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Reid Bartelme

Bob Fosse’s Dancin’

April 6, 2023

Perhaps it’s the difficulty of finding dancers who can perform the intricate, body isolation moves so emblematic of Fosse’s very individual style, but to those who know and experienced his brilliance when he was hands on, this cast is a bit too clean cut and even-tempered.  (The late Ann Reinking, a Fosse muse, was more successful staging her revival of "Chicago" still setting records on Broadway after moving from its New York City Center Encores! birthplace.) Nevertheless, Cilento is using a great deal of the original vignettes, excluding a few (most particularly Fosse’s perfectly ludicrous sexualizing of a ballet class) and adding more spoken lines, including an intermittent narration given by the charming, solid Manuel Herrera who also shows off his great dancing chops. [more]

New York City Center Fall for Dance 2022: Program 4

October 3, 2022

"Men of Kyiv," choreographed to high-spirited traditional folk music by Pavlo Virsky, pitted two groups of men—one wearing blue T-shirts, the other yellow, the colors of the Ukrainian national flag—against each other in a friendly, boisterous competition which began with a high-kicking entrance mazurka.  This was followed by one exhibition of prowess after another:  barrel turns, high cheerleader jumps, kazatskis, split leaps and unison chain dances.  It was almost as exhausting to watch as it was to dance and it left the audience totally in love with this good-natured dance troupe. [more]

Four Quartets

February 14, 2022

In her selection of the movements and structure of "Four Quartets," Tamowitz chose to ignore the depth and imagery of the poems, producing a cool Merce Cunningham-like ballet that glided along beautifully on the surface of Eliot’s heavy, sometimes distasteful, imagery.  Movements were balletic, full of arabesques, skittery connecting steps, soft leaps and jumps. She built the work upon a series of steps and phrases that are repeated in various ways: jumped, turned, performed alone, performed in unison and performed in reverse.  One salient image was that of a dancer jumping into the arms of another.  Other than that there was very little touching.  The barefoot dancers often mimicked each other or performed side by side.  Only two duets occurred, one quite long near the end, watched by the other cast members gathered at the corners of the set. [more]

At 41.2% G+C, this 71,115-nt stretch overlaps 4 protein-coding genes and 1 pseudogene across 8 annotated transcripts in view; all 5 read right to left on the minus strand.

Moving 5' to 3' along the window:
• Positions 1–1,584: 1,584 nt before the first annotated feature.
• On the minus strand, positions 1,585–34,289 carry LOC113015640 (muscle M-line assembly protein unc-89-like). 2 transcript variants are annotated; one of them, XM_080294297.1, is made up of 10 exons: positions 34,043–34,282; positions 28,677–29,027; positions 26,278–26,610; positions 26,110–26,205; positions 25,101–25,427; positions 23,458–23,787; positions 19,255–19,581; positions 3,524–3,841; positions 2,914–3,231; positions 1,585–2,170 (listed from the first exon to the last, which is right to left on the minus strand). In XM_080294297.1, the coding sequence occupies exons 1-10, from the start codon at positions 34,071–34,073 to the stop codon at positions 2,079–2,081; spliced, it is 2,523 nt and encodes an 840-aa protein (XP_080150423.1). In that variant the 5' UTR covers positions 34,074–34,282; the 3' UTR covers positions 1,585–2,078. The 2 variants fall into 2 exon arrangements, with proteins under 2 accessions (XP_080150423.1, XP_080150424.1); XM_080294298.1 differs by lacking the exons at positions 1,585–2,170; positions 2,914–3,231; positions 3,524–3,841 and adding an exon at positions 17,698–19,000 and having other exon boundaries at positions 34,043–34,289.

The Tenant

November 12, 2018

Whiteside isn’t exactly misused, but rather underused and under coached.  No one should have laughed when he began his transformation into his female alterego.  Whiteside, used to the broader acting style of ballets on huge stages, can’t seem to find the telling details of his drastic, paranoid morphing into Simone of the death wish, not helped by the steps nor the direction he has (or has not) been given.  Whiteside appeared practically emotionless as he stared into a mirror—actually the audience—as he adjusted his very bad wig, applied more lipstick, stripped naked, tucked and put on a Whiteside-sized version of the dress that Simone wore when she flew off the top of Pita’s well-designed, complex set. [more]

Doug Varone and Dancers: Spring 2017 Season

April 2, 2017

Varone employs movements loosely flung out from the body’s core; sudden, inexplicable pauses; (painful looking) drops to the floor (usually onto a knee!); contrasting chaotic activities with stillness, high with low and slow with fast. There is a sense—clearly mistaken—that the choreography is improvised which makes for unfocused and nervous stage pictures. The fact that his dancers, a diverse bunch, wear his movement style like a second skin adds an excitement to his ballets. They seem born to his particular style and give it an offhanded grace, looking more like people moving rather than dancers. [more]